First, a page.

Before we left Lijiang for our marathon trip across China by bus, train and airplane we jumped on bikes for a ride out to Baisha. What may you ask is out in the middle of nowhere next to nothing? A world famous Chinese herbalist of course!! We had lunch at the local cafe before visiting the good doctor and getting some special herbs for various people back home. If you want to find out more about Dr. Ho from Baisha just type it in Google! You might be impressed.

This is turning into a long entry huh? Well, it was a long day or two of travelling. Heather and I showed up in Guilin and decided on heading out to Yangshuo straight away. Guilin looked just like any big city in China. Heather says these cities are "for livin', not for playin'". Once we got to Yangshuo we found a cheap hotel room and went out to have a look around. The town is surrounded by karst mountains and mist (or smog - we're still not sure). We were pretty tired and decided to take advantage of the local bootleg DVD market, bought a few, rented a player and spent the rest of the night, and most of the next day watching movies. What a great way to waste time in China - well, not really but if you were as tired as we were then you wouldn't have done much either. Plus, our butts were still sore from the bike ride out to Baisha! We found that out later when we rented bikes again and explored the countryside. We painfully rode through the town and got lost before a local agreed to show us some cool spots in the area. He wanted us to go bamboo rafting but I just wanted to draw. And draw I did while Heather chatted away with all the sweet old ladies that would come up behind me to see what I was doing. Once I finished we headed back to the main tourist street in Yangshuo. We realized yet again that the tourism here was mainly for the Chinese. The Chang Gang made that clear enough! At some point we got talked into doing a boat trip up the river. We really got to see all those karst mountains up close and personal from the river. We even got our picture with the same background thats on the 20 yuan note!!

Yangshuo was great but our time in China was drawing to a close. And so is this entry so hang in there. From Yangshuo we were off by overnight bus to Hong Kong. Heather left for Taiwan the same day we arrived in Hong Kong. I got to spend a two days exploring the city and sleeping with rats at night. Since it was the holidays the rat less hostels were full. Lucky me. I didn't spend much time there at night. I went to Victoria Peak for views of the city after dark. Hong Kong is a place where you have to have alotof money to have alot of fun. I couldn't wait to get out of there. So as the sun set in Hong Kong the sunset on my journey through China with Heather. We had a great time and I now feel like I've got a new friend instead of a bratty sister. I guess sometimes it takes about 24 years to realize that sisters are people of their own. And I'm lucky to have such a beautiful, unique, amazingly intelligent, "connected" one! I only wish I could have realized it sooner!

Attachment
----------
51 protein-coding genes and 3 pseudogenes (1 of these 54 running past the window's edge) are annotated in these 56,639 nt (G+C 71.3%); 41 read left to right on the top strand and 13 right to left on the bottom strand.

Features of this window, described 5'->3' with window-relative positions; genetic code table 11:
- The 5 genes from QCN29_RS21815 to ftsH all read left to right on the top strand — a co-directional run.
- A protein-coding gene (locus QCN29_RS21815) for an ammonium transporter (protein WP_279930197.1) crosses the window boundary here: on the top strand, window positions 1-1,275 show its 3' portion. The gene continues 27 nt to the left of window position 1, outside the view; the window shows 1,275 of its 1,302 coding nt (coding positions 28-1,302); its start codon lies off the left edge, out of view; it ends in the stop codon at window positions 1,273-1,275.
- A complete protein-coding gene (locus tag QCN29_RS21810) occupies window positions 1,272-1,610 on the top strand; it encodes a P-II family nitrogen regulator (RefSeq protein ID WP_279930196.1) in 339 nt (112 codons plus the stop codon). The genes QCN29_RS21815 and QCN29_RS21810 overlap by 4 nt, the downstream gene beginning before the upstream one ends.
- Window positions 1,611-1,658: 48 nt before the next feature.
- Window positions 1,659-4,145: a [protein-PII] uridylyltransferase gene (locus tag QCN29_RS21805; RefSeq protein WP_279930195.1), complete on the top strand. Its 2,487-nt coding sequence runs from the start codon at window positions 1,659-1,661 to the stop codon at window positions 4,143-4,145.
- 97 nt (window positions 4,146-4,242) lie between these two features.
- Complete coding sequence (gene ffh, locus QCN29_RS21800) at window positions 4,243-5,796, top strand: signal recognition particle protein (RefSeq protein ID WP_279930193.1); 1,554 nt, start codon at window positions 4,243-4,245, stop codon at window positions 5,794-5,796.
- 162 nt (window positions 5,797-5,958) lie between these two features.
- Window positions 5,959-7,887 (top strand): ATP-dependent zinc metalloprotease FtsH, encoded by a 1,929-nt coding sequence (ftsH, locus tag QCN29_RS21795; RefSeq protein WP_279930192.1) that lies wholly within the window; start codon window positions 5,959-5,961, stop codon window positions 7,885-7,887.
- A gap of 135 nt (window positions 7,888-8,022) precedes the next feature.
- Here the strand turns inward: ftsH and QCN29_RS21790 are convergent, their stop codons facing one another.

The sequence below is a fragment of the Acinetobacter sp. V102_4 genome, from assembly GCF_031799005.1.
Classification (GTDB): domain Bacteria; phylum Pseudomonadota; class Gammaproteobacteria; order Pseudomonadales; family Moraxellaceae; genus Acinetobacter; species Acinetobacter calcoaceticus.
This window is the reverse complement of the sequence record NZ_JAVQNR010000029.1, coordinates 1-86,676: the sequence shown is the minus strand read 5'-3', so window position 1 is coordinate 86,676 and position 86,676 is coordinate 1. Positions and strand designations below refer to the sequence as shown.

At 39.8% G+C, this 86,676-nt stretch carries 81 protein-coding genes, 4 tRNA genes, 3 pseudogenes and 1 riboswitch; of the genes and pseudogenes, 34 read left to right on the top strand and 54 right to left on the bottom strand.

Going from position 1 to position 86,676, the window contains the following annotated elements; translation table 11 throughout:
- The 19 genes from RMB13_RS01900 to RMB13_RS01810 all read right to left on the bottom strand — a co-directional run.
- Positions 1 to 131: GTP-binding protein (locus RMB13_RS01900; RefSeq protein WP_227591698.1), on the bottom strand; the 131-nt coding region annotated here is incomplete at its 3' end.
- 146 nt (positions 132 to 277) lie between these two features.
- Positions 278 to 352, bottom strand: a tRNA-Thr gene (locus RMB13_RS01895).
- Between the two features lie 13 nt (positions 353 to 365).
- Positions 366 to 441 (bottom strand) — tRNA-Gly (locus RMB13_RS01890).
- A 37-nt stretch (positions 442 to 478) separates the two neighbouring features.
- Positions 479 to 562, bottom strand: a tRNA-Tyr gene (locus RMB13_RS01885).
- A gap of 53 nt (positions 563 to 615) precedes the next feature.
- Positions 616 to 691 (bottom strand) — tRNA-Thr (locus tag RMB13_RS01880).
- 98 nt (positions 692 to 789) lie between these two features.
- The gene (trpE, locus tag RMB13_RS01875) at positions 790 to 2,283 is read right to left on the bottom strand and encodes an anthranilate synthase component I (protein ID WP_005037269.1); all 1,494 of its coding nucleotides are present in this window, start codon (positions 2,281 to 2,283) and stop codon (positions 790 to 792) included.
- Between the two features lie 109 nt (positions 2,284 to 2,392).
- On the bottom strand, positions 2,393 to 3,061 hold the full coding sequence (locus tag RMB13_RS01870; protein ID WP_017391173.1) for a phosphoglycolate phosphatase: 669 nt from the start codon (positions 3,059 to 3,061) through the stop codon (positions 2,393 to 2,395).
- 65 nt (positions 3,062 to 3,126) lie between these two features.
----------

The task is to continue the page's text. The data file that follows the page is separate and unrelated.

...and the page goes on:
I love you Heather!

Now, on to our journeys with Mom in Taiwan!!!!!!!!!!

Posted by Josh on January 7, 2005 09:10 PM
Category: Where are we?

For those of you reading this blog, don't believe everything he says! JUST KIDDING! Funny blog, joshie. I can't wait for our next trip together! :)

Posted by: Heather on January 13, 2005 11:54 AM

What a great read. I loved it all, but especially the last paragraph about Heather. It makes me so happy to know that you have such a wonderful relationship. You will be best friends for life. I think that is the best present you can ever give to your parents.
I love you both. Enjoy and stay safe.

Posted by: Grandpa Mike on January 13, 2005 03:30 PM

My darling grandson,
You are the best. I have read everything you and Amanda and Heather have written.
What an experience!
I have always loved the Far East, having read "The Good Earth" numerous times, and you have brought it so close to me.
And it brought tears to my eyes, when you discussed your sister.
Love you all

Posted by: Gramma Bobbie on January 13, 2005 04:10 PM

Josh I have enjoyed reading your blogs. Just catching up with them in China. I haven't had a computer the whole time you've been on your trip. This has truely been a great experience for you guys. So great to have made this journey and you did such a fabulous job sharing it with your peeps. I'm so proud of you, Amanda and Heather!!Much Love

Posted by: Andrea on January 13, 2005 06:34 PM

Hey Josh. Awesome entry. You are so generous to continue to take the time to share your trip with us. I loved the pictures of Lijang with the streams running through it and the rock walls and willows. I am really glad you and Heather had so much fun. I am amazed at all the places you have been. By the time you read this, Amanda will have returned. I hope the re-union was joyous! We had a great time seeing her when she was home. Looking forward to the next Blog!

Love, Dad

Posted by: Steven Saul on January 14, 2005 03:54 AM

Josh!Long time no see. I got to see your worse half... i mean... better half? this break - it was great to see her. She sported her tailor made clothes - including an amazingly beautiful ao dai. Dude, I'm sitting here looking at your pictures and reading your stories and wishing I could join you. Its funny though, I have some of the exact same pictures you have from places i went in vietnam, HK, and china (guilin). So i know you're having an amazing adventure over there and I'm jealous! Can't wait to see you when you get back and here some tall tales of the far east. Take it easy over there!


Posted by: David Nguyen on January 14, 2005 06:47 AM